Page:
Similar charges in other works
- Sally Denton, American Massacre: The Tragedy at Mountain Meadows, (Secker & Warburg, 2003), 116.
Question: Did Brigham Young issue orders that no food or grain should be sold to "Gentiles" that were passing through Utah?
The full context of the letter from Brigham is totally and utterly lost in an effort to cast Brigham in the worst light possible
The critical book One Nation Under Gods mentions "Brigham's prohibition on trading with Gentiles." The author states that "on August 2, 1857, Young wrote a letter telling church leaders to make sure no one sold as much as 'one kernal' of grain to their enemies. The author cites "Brigham Young letter to Bronson and Haight, August 2, 1857, MS 1234 LDSCA."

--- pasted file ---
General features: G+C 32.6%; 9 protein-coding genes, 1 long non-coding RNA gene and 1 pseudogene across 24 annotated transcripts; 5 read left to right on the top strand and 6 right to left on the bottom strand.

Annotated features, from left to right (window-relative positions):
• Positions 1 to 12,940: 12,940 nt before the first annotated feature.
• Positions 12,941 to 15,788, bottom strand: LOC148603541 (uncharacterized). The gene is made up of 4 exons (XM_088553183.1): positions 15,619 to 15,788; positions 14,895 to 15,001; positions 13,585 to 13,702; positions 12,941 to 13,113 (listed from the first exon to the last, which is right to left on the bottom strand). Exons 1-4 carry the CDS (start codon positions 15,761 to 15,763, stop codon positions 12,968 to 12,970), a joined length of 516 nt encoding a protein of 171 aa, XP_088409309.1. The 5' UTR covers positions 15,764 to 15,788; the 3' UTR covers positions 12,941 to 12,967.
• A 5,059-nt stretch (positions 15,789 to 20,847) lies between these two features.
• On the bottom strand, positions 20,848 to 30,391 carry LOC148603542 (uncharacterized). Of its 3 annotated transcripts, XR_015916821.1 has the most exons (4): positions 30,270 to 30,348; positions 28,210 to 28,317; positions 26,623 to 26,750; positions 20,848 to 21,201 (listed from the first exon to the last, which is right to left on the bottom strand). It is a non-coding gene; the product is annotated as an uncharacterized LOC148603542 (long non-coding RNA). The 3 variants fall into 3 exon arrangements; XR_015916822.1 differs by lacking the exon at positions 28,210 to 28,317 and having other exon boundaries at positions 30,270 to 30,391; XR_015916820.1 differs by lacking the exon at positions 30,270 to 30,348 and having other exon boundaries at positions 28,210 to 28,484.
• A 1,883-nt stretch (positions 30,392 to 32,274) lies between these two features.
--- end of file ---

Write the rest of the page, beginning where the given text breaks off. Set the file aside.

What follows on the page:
In attempting to identify reasons for conflict between Utah Mormons and non-Mormon emigrants and travelers, the author uses a letter from Brigham Young out of context and insert words into the text that don't exist. All this, without even having a complete copy of the text of the letter the he used as documentation. The author has twisted and contorted this letter to serve the purpose of placing Brigham in the light of being a ruthless governor, attempting to starve the "Gentiles," while stocking up on weapons and ammunition. The full context is totally and utterly lost in an effort to cast Brigham in the worst light possible. It is simply misleading to omit the underlying reasons for Brigham's instructions.
The critics' version of the letter from Brigham Young
When asked for a copy of the text of the letter from Young to Bronson, the author provided the following: